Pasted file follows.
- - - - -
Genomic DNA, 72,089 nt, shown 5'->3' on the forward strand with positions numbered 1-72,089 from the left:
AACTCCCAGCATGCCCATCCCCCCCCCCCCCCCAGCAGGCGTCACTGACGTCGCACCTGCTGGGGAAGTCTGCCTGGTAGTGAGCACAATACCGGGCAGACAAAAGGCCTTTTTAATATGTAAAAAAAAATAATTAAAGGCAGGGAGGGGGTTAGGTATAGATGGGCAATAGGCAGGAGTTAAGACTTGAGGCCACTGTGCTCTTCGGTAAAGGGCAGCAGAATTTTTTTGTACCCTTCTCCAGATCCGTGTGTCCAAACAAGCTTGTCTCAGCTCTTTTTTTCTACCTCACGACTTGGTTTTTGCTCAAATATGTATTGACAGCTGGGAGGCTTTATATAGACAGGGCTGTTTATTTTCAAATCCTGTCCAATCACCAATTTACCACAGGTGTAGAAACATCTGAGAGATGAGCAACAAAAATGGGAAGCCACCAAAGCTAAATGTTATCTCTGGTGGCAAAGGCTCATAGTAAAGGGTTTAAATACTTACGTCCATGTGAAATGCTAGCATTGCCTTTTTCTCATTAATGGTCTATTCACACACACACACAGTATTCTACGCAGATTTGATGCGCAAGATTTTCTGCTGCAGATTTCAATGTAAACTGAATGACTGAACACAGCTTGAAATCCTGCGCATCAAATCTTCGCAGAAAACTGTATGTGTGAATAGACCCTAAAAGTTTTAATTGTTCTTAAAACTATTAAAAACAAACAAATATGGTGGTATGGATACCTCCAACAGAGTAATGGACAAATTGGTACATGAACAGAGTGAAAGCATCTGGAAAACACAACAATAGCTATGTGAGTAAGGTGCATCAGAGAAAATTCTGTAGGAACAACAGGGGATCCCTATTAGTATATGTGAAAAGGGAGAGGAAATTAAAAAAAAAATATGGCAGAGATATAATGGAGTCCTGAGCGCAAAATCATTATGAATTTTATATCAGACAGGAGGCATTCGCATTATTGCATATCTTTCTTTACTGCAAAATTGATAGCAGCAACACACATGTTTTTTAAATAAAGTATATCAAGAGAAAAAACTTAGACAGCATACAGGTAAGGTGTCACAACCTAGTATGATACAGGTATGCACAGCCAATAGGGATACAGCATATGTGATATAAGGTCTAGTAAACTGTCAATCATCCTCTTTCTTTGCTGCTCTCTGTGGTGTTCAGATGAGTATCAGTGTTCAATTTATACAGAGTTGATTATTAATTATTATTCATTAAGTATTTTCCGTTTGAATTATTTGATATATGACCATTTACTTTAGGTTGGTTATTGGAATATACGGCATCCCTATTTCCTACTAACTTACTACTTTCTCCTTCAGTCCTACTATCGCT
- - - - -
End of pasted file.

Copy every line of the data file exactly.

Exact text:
Genomic DNA, 72,089 nt, shown 5'->3' on the forward strand with positions numbered 1-72,089 from the left:
AACTCCCAGCATGCCCATCCCCCCCCCCCCCCCAGCAGGCGTCACTGACGTCGCACCTGCTGGGGAAGTCTGCCTGGTAGTGAGCACAATACCGGGCAGACAAAAGGCCTTTTTAATATGTAAAAAAAAATAATTAAAGGCAGGGAGGGGGTTAGGTATAGATGGGCAATAGGCAGGAGTTAAGACTTGAGGCCACTGTGCTCTTCGGTAAAGGGCAGCAGAATTTTTTTGTACCCTTCTCCAGATCCGTGTGTCCAAACAAGCTTGTCTCAGCTCTTTTTTTCTACCTCACGACTTGGTTTTTGCTCAAATATGTATTGACAGCTGGGAGGCTTTATATAGACAGGGCTGTTTATTTTCAAATCCTGTCCAATCACCAATTTACCACAGGTGTAGAAACATCTGAGAGATGAGCAACAAAAATGGGAAGCCACCAAAGCTAAATGTTATCTCTGGTGGCAAAGGCTCATAGTAAAGGGTTTAAATACTTACGTCCATGTGAAATGCTAGCATTGCCTTTTTCTCATTAATGGTCTATTCACACACACACACAGTATTCTACGCAGATTTGATGCGCAAGATTTTCTGCTGCAGATTTCAATGTAAACTGAATGACTGAACACAGCTTGAAATCCTGCGCATCAAATCTTCGCAGAAAACTGTATGTGTGAATAGACCCTAAAAGTTTTAATTGTTCTTAAAACTATTAAAAACAAACAAATATGGTGGTATGGATACCTCCAACAGAGTAATGGACAAATTGGTACATGAACAGAGTGAAAGCATCTGGAAAACACAACAATAGCTATGTGAGTAAGGTGCATCAGAGAAAATTCTGTAGGAACAACAGGGGATCCCTATTAGTATATGTGAAAAGGGAGAGGAAATTAAAAAAAAAATATGGCAGAGATATAATGGAGTCCTGAGCGCAAAATCATTATGAATTTTATATCAGACAGGAGGCATTCGCATTATTGCATATCTTTCTTTACTGCAAAATTGATAGCAGCAACACACATGTTTTTTAAATAAAGTATATCAAGAGAAAAAACTTAGACAGCATACAGGTAAGGTGTCACAACCTAGTATGATACAGGTATGCACAGCCAATAGGGATACAGCATATGTGATATAAGGTCTAGTAAACTGTCAATCATCCTCTTTCTTTGCTGCTCTCTGTGGTGTTCAGATGAGTATCAGTGTTCAATTTATACAGAGTTGATTATTAATTATTATTCATTAAGTATTTTCCGTTTGAATTATTTGATATATGACCATTTACTTTAGGTTGGTTATTGGAATATACGGCATCCCTATTTCCTACTAACTTACTACTTTCTCCTTCAGTCCTACTATCGCT